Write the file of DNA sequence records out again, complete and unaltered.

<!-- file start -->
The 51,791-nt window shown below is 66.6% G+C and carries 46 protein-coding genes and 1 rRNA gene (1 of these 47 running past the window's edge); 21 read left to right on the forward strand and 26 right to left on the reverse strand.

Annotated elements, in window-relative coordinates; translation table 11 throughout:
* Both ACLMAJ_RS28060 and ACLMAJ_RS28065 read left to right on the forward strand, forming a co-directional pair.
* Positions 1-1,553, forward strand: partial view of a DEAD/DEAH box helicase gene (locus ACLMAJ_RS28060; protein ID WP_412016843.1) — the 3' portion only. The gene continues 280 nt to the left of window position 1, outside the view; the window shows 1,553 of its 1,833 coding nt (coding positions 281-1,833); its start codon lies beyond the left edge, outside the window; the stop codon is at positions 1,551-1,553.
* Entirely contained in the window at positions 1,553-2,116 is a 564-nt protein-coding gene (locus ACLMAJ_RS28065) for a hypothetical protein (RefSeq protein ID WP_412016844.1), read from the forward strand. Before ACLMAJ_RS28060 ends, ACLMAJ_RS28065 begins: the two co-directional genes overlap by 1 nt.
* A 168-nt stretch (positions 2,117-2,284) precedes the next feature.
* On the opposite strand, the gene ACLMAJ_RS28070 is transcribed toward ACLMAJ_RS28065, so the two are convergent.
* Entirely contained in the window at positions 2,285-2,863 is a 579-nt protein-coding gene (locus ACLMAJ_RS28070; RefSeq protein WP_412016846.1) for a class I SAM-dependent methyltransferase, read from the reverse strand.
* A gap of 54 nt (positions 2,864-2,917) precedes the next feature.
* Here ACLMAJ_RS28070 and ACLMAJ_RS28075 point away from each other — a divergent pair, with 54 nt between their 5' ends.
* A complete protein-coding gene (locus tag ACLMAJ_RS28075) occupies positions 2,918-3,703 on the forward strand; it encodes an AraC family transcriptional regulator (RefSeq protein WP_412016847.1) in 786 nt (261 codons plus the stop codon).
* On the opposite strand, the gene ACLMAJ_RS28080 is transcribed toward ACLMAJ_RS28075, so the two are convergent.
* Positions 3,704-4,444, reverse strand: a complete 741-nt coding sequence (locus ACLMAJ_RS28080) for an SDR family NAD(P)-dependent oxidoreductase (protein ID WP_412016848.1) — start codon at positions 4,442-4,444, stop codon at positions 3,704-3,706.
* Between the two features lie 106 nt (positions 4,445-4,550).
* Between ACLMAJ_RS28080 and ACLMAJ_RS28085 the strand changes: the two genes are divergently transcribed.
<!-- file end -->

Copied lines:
The 51,791-nt window shown below is 66.6% G+C and carries 46 protein-coding genes and 1 rRNA gene (1 of these 47 running past the window's edge); 21 read left to right on the forward strand and 26 right to left on the reverse strand.

Annotated elements, in window-relative coordinates; translation table 11 throughout:
* Both ACLMAJ_RS28060 and ACLMAJ_RS28065 read left to right on the forward strand, forming a co-directional pair.
* Positions 1-1,553, forward strand: partial view of a DEAD/DEAH box helicase gene (locus ACLMAJ_RS28060; protein ID WP_412016843.1) — the 3' portion only. The gene continues 280 nt to the left of window position 1, outside the view; the window shows 1,553 of its 1,833 coding nt (coding positions 281-1,833); its start codon lies beyond the left edge, outside the window; the stop codon is at positions 1,551-1,553.
* Entirely contained in the window at positions 1,553-2,116 is a 564-nt protein-coding gene (locus ACLMAJ_RS28065) for a hypothetical protein (RefSeq protein ID WP_412016844.1), read from the forward strand. Before ACLMAJ_RS28060 ends, ACLMAJ_RS28065 begins: the two co-directional genes overlap by 1 nt.
* A 168-nt stretch (positions 2,117-2,284) precedes the next feature.
* On the opposite strand, the gene ACLMAJ_RS28070 is transcribed toward ACLMAJ_RS28065, so the two are convergent.
* Entirely contained in the window at positions 2,285-2,863 is a 579-nt protein-coding gene (locus ACLMAJ_RS28070; RefSeq protein WP_412016846.1) for a class I SAM-dependent methyltransferase, read from the reverse strand.
* A gap of 54 nt (positions 2,864-2,917) precedes the next feature.
* Here ACLMAJ_RS28070 and ACLMAJ_RS28075 point away from each other — a divergent pair, with 54 nt between their 5' ends.
* A complete protein-coding gene (locus tag ACLMAJ_RS28075) occupies positions 2,918-3,703 on the forward strand; it encodes an AraC family transcriptional regulator (RefSeq protein WP_412016847.1) in 786 nt (261 codons plus the stop codon).
* On the opposite strand, the gene ACLMAJ_RS28080 is transcribed toward ACLMAJ_RS28075, so the two are convergent.
* Positions 3,704-4,444, reverse strand: a complete 741-nt coding sequence (locus ACLMAJ_RS28080) for an SDR family NAD(P)-dependent oxidoreductase (protein ID WP_412016848.1) — start codon at positions 4,442-4,444, stop codon at positions 3,704-3,706.
* Between the two features lie 106 nt (positions 4,445-4,550).
* Between ACLMAJ_RS28080 and ACLMAJ_RS28085 the strand changes: the two genes are divergently transcribed.